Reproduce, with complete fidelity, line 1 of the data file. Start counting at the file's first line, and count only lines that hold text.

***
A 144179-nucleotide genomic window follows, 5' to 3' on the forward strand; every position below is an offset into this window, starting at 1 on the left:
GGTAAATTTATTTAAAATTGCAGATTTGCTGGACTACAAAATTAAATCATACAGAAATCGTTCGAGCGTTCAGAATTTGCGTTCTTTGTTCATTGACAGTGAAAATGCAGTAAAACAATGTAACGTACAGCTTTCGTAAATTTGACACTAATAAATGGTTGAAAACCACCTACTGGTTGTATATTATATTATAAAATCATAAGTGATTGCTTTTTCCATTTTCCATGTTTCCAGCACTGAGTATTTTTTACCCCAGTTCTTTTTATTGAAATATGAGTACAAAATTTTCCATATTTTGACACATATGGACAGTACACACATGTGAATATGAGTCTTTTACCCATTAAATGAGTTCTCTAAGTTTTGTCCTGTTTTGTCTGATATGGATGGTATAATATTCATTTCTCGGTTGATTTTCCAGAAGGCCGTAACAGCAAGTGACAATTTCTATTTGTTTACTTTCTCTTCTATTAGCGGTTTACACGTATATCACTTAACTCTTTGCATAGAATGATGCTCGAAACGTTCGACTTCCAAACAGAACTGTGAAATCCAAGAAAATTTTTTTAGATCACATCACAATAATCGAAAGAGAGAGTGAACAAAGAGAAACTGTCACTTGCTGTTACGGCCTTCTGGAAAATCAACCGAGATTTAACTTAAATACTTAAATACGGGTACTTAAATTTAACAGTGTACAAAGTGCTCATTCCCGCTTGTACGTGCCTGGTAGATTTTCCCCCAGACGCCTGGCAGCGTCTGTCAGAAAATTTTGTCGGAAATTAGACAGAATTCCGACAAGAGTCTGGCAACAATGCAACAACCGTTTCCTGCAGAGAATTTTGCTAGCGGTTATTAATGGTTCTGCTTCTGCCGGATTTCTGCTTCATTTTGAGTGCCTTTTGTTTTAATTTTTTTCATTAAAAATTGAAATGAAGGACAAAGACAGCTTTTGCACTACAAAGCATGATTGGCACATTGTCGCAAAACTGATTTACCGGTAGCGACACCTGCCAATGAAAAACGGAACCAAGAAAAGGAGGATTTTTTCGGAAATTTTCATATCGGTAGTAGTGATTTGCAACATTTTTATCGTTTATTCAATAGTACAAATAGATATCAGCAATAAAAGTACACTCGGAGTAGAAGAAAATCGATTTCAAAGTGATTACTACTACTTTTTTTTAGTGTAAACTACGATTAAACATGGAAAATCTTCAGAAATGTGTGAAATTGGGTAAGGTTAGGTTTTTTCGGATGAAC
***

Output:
A 144179-nucleotide genomic window follows, 5' to 3' on the forward strand; every position below is an offset into this window, starting at 1 on the left: